As we detailed a few months ago, local developer Steve Rodriguez and local architect Jim Campbell of Campbell Thomas are working to construct a new four-story building at a currently vacant triangular lot at the intersection of Bainbridge St., 24th St., and Grays Ferry Ave.
The building will include 23 residential units, 24 underground parking spaces, a green roof, and ground-floor retail. The new building would bring much-needed life to a surrounding area that has seen tremendous growth in recent years. With Naval Square around the corner, Toll Bros. (imperfect) 2400 South St. (probably) being built across the street, and several stores on Grays Ferry Ave. and South St., this seems like a no-brainer to neighborhood residents and outsiders alike.
View of the building from Grays Ferry Ave.
We can only imagine the shock that the developer experienced when three locals, Liz Begosh, Antoinette Mazol, and Arthur Elwood, appealed the ZBA’s approval of this project at the end of last year. Once Rodriguez closed on the property in April, Begosh and Mazol were willing to settle. They explained that their objections were mostly because they didn’t like the way the building looked, and they were satisfied with a couple of small design changes that Campbell was planning to go with anyway. Mr. Ellwood, however, was another story entirely.
Mr. Ellwood, a CPA and small-time developer himself, didn’t wish to settle so easily. He had numerous little details and modifications that he insisted on in order to agree to drop the appeal. This led to ideas and suggestions from the other two appellants. For example, he sought a 32″ roof deck railing instead of a 37″ roof deck railing. He wanted glass railings instead of solid railings. Going back and forth with a laundry list of little changes was driving the architect crazy. Architects go through years of schooling and additional years of professional training to become experts in building design- for three laypeople to make these tiny, sometimes arbitrary architectural changes over the course of several weeks was not only costly for the developer but resulted in a Frankenstein of a building.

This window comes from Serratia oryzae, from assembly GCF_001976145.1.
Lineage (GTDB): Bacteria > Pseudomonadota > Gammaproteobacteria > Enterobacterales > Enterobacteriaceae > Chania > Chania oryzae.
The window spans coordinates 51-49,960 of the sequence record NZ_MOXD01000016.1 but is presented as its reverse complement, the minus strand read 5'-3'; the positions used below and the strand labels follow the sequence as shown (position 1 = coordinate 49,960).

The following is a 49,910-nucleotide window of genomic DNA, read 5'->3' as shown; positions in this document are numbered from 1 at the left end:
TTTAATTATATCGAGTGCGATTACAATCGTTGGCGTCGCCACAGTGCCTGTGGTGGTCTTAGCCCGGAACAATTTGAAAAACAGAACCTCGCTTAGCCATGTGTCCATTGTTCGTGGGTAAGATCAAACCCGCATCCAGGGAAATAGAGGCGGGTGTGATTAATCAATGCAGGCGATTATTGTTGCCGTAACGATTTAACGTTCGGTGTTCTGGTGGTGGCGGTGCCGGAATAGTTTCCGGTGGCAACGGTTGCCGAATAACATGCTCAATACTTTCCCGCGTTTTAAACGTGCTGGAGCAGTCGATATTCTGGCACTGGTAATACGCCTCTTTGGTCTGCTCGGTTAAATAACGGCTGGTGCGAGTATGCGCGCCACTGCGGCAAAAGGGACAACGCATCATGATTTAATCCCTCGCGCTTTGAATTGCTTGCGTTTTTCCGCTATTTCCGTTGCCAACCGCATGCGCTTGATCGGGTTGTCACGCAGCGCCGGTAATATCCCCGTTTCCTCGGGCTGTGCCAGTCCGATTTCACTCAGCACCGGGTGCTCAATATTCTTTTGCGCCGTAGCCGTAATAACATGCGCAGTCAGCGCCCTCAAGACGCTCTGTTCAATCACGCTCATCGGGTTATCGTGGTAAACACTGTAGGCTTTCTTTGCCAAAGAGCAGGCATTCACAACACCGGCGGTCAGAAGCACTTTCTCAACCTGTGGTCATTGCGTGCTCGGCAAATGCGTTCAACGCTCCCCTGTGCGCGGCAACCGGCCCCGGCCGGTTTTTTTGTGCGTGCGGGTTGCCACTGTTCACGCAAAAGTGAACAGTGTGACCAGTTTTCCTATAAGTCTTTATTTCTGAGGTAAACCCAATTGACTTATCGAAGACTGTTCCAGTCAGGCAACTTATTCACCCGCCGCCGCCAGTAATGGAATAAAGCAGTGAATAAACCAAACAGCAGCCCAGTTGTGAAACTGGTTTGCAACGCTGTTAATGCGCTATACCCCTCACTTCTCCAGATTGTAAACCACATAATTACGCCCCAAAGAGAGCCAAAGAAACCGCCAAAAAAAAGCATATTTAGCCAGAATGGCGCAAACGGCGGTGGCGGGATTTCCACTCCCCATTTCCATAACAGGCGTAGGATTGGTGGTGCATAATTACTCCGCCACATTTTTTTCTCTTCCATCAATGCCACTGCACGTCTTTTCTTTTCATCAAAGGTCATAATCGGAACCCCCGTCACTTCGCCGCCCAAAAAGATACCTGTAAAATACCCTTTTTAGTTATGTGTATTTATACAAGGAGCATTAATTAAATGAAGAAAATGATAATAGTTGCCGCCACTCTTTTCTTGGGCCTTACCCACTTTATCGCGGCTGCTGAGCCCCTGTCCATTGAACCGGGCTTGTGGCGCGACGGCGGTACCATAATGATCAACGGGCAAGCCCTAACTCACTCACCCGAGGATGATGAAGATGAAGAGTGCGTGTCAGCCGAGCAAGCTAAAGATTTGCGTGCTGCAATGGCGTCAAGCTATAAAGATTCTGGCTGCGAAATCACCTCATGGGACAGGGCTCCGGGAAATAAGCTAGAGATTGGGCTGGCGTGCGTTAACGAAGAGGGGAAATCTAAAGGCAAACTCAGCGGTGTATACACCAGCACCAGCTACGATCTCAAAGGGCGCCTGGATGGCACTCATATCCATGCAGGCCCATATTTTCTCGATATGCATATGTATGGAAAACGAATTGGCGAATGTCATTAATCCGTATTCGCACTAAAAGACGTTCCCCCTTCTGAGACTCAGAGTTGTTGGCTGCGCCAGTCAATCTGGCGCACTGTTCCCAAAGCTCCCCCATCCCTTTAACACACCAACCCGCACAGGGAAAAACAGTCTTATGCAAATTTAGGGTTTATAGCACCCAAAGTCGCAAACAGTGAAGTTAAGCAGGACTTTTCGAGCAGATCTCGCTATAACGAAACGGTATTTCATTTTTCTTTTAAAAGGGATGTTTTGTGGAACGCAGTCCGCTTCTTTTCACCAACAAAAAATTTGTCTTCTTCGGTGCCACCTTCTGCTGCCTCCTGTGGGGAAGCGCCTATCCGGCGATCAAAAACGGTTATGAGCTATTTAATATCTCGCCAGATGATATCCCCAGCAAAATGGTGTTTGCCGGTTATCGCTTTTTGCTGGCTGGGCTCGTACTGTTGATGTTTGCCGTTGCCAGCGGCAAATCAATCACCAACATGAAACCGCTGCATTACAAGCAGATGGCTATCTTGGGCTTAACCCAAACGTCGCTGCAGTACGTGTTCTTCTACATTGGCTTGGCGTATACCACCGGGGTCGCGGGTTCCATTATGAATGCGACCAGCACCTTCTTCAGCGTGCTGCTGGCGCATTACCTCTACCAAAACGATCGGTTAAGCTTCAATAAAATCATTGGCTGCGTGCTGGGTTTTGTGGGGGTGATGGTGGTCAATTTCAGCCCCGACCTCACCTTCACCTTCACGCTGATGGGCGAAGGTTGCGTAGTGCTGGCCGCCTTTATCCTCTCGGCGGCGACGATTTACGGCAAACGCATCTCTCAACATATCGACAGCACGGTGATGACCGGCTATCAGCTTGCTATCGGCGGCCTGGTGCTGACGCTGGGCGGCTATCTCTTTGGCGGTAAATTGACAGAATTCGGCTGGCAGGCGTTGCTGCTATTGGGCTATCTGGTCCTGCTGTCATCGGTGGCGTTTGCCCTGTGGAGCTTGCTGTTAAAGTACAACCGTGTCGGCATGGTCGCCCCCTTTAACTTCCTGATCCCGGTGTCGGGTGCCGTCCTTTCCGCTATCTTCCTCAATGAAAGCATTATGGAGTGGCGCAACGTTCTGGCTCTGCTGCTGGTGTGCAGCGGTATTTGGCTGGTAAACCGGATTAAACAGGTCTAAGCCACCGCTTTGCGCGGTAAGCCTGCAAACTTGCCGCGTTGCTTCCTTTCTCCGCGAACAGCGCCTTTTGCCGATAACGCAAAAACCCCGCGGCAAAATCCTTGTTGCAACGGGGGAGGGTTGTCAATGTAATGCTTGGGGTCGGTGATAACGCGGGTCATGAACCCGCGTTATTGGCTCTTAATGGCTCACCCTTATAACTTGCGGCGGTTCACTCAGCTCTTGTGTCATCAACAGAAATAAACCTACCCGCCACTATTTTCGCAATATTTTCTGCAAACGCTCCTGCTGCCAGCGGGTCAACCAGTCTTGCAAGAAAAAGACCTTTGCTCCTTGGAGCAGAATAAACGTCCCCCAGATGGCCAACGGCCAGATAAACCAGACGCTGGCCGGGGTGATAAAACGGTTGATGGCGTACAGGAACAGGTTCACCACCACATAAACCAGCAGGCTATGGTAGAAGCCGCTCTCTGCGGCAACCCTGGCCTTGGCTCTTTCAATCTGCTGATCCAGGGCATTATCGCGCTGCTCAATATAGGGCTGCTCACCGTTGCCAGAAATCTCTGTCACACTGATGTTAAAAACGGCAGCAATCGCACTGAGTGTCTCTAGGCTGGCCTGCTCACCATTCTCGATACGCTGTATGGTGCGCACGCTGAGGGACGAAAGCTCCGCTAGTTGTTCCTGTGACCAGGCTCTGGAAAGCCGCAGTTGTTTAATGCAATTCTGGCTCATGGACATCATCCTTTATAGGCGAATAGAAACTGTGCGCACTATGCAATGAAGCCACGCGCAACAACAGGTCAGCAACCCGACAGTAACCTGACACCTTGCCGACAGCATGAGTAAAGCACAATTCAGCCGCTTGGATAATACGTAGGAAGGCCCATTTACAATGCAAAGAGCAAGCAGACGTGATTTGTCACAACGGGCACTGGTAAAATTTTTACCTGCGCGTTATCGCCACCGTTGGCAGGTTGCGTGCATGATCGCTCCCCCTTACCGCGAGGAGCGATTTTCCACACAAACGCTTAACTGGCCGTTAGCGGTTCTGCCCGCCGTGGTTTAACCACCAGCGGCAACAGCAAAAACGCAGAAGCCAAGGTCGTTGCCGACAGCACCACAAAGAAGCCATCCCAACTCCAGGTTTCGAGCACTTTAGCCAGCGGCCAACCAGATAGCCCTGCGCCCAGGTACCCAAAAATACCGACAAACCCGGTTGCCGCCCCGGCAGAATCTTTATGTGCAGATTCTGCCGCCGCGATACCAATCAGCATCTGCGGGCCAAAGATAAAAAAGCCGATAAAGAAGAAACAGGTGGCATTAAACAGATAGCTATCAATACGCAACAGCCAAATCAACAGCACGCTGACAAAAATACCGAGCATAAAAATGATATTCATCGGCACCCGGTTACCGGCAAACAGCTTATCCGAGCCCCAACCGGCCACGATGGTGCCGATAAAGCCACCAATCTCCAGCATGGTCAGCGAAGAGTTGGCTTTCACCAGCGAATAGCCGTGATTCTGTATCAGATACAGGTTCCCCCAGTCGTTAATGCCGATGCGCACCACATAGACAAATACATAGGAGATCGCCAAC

You can't really tell from the image, but the little changes added up
The cherry on the frap: The developer has to follow the neighbors’ changes to the letter or he loses a $20K bond. His attorney has suggested that he will never see that money again. So a developer who wanted to build a first-class building and make improvements to his neighborhood has to pay a ransom for the privilege of doing so. And let’s not kid ourselves and think that this is a localized thing: it happens all over the city.
This whole sad story is an example of how zoning provides a small number of people with the ability to hamstring a developer at a very low cost. Rodriguez estimates that he will have spent $20-30K on lawyers fees by the time this is over, which doesn’t count the bond he probably won’t get back. He thinks that the appellants spent perhaps 20% of what he’s spent. Just think: You too could spend a few thousand dollars to extort tens of thousands from a developer!
For what it’s worth, Rodriguez doesn’t believe that the neighbors appealed with the intention of bilking him of money. He believes that they were hoping he would abandon the project and another developer would step in (Toll Bros., anyone?), or the lot would remain vacant. His sense is that their attorneys were the ones pushing for the ransom money. Nothing like the lawyers making more money while the community gets a less attractive building.
After nearly a year of wrangling, Rodriguez hopes to break ground at the end of the year.